Phil Jackson: If Knicks Continue to Stink Up the Garden, It’s His Mess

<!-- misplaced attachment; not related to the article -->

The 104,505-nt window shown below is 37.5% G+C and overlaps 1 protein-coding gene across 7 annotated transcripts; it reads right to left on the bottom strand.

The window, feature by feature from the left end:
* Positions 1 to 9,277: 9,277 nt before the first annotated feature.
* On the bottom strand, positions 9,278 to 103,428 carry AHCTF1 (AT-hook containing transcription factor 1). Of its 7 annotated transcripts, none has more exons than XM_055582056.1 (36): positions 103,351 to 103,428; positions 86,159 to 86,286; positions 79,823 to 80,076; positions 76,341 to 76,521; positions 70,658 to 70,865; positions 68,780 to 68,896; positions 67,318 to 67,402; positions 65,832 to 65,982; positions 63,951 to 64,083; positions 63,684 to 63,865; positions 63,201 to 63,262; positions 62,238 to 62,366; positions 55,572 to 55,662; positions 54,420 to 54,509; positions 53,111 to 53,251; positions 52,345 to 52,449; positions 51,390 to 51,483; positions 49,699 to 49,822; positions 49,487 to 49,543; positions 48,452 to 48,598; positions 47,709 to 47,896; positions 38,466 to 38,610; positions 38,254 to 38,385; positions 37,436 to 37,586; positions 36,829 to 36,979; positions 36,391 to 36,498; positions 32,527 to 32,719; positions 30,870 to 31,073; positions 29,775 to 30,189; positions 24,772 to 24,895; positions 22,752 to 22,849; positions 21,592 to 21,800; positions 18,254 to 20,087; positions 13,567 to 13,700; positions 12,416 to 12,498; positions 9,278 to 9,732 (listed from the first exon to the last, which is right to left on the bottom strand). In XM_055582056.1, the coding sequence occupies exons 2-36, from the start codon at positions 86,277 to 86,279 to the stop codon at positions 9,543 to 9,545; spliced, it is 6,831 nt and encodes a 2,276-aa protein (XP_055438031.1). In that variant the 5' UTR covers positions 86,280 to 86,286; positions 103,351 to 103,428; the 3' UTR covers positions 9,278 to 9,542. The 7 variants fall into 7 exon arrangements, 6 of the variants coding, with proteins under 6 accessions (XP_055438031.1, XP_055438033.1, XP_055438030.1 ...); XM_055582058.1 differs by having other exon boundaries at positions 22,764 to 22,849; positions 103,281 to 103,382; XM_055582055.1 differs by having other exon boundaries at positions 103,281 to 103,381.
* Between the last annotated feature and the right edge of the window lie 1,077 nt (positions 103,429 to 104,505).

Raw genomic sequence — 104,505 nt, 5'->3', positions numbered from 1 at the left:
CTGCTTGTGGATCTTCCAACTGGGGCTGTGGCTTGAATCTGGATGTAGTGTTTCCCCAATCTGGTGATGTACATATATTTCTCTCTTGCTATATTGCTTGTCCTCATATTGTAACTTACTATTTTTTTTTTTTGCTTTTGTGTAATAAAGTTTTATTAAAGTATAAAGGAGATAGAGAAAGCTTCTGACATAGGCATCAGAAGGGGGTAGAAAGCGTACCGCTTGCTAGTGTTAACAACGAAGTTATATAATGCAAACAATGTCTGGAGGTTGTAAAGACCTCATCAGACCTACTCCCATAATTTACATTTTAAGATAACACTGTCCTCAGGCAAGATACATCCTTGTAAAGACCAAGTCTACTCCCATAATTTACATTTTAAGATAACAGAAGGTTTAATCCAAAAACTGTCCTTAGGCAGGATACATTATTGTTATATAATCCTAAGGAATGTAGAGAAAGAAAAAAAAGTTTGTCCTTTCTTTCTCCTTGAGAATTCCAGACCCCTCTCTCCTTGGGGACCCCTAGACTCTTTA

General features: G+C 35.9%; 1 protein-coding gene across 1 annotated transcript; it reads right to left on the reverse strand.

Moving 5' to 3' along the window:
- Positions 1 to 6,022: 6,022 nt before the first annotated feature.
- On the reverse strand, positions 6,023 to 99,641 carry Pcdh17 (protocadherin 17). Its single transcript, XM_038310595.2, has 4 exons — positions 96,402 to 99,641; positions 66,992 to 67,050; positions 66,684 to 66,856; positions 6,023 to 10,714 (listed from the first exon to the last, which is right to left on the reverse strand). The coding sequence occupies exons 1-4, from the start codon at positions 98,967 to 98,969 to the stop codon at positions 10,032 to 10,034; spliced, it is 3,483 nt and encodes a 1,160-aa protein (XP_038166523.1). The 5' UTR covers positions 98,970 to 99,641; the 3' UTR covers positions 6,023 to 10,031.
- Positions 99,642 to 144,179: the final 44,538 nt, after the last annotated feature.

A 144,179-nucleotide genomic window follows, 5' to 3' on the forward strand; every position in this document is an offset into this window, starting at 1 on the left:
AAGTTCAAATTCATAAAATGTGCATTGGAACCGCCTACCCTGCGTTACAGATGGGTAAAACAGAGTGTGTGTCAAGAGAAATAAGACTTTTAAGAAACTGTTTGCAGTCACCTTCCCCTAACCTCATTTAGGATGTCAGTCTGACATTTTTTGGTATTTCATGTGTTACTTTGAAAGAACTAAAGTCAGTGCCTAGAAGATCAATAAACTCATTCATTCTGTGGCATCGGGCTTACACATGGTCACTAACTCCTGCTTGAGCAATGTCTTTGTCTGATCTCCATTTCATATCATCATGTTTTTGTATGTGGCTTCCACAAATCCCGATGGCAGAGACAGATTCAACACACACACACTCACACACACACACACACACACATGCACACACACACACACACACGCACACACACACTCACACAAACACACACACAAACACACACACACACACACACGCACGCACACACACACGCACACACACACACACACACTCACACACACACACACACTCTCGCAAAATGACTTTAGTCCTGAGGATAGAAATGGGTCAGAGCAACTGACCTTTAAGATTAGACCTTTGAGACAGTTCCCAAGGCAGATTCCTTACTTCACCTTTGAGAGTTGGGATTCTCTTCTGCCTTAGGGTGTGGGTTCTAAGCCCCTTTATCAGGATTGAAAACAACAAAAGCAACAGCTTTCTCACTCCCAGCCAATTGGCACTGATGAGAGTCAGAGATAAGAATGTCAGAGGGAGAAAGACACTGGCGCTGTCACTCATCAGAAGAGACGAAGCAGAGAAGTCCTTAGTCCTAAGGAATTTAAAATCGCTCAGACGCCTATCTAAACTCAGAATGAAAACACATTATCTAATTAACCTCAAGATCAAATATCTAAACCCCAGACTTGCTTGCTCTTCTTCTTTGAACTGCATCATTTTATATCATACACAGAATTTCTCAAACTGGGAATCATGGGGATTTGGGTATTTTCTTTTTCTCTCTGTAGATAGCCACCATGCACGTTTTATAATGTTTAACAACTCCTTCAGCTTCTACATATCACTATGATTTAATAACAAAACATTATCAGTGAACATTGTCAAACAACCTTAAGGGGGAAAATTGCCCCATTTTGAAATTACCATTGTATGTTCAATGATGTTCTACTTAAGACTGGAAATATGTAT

first_imgTweetPinShare0 Shares NEW YORK — Phil Jackson offered a mea culpa for the New York Knicks’ awful first half of the season but said he’s doing what’s best for the franchise’s future.Days after trading away two of the team’s best players and getting little in return, Jackson asked fans not to blame coach Derek Fisher because what’s shaping up as the worst season in franchise history is his responsibility.The Knicks entered Saturday’s game against Charlotte with an NBA-worst 5-34 record and on the longest single-season skid in team history— 14 straight games.“In anticipating that we were going to be better, that we were giving hope to our fans that maybe there was a possible playoff opportunity here, that goes on me,” Jackson said. “That we have to now take responsibility and move forward and make things happen, that also goes on me and now I have to do the job that I was brought in to do.”Jackson had said before his first full season as the team’s president of basketball operations that he thought the Knicks were capable of contending for a playoff spot, but now says that “they obviously weren’t.”But Jackson, part of two championship teams with the Knicks as a player and a title-winning coach with the Lakers and Bulls, insisted he’s making moves that could turn around a franchise that hasn’t won since that second title in 1973.“We’re going through this period of time and for some of the people that have been fans of this team have told me many times that there’s been this impression that maybe the team should blow it up and should start over again and it’s never happened,” Jackson said. “It’s always been going after the next big star.“We kept searching for the big star to change our fortunes which has never happened in the last 45 years or so, so reality is that this is probably the best way to go about the business and to begin and to restart and do it the right way and put it together in a way that really makes sense.”Jackson traded guards J.R. Smith and Iman Shumpert to Cleveland this week in a three-team deal that could leave the Knicks with more than $25 million in salary cap space next summer. Jackson said he hopes to bring in five to six new players next season.He acknowledged making the wrong decisions on the team he put together this season, though he was hamstrung for financial reasons. He may not be done making moves, saying the Knicks could be active at next month’s trade deadline.“I just think that no one should be surprised in what we do from here on out,” Jackson said.Jackson, who won an NBA-record 11 championships as a coach, praised Fisher for remaining optimistic and keeping the team’s future goals in mind. He also spoke highly of All-Star Carmelo Anthony, who hopes to return soon from a sore left knee.But he might be one of the few Knicks who is still around next season. Jackson said this season’s group didn’t learn the team’s triangle offense as quickly as he hoped, necessitating some of the moves he’s made and the next search for talent.Jackson said that he’s lost some sleep trying to figure out ways to improve the Knicks, but believes it will happen. He said Madison Square Garden chairman James Dolan, who gave Jackson his first chance to be a team executive in March, has remained supportive.“We hope we’re on the right track, even though this isn’t the track we anticipated,” Jackson said.BRIAN MAHONEY, AP Basketball Writerlast_img read more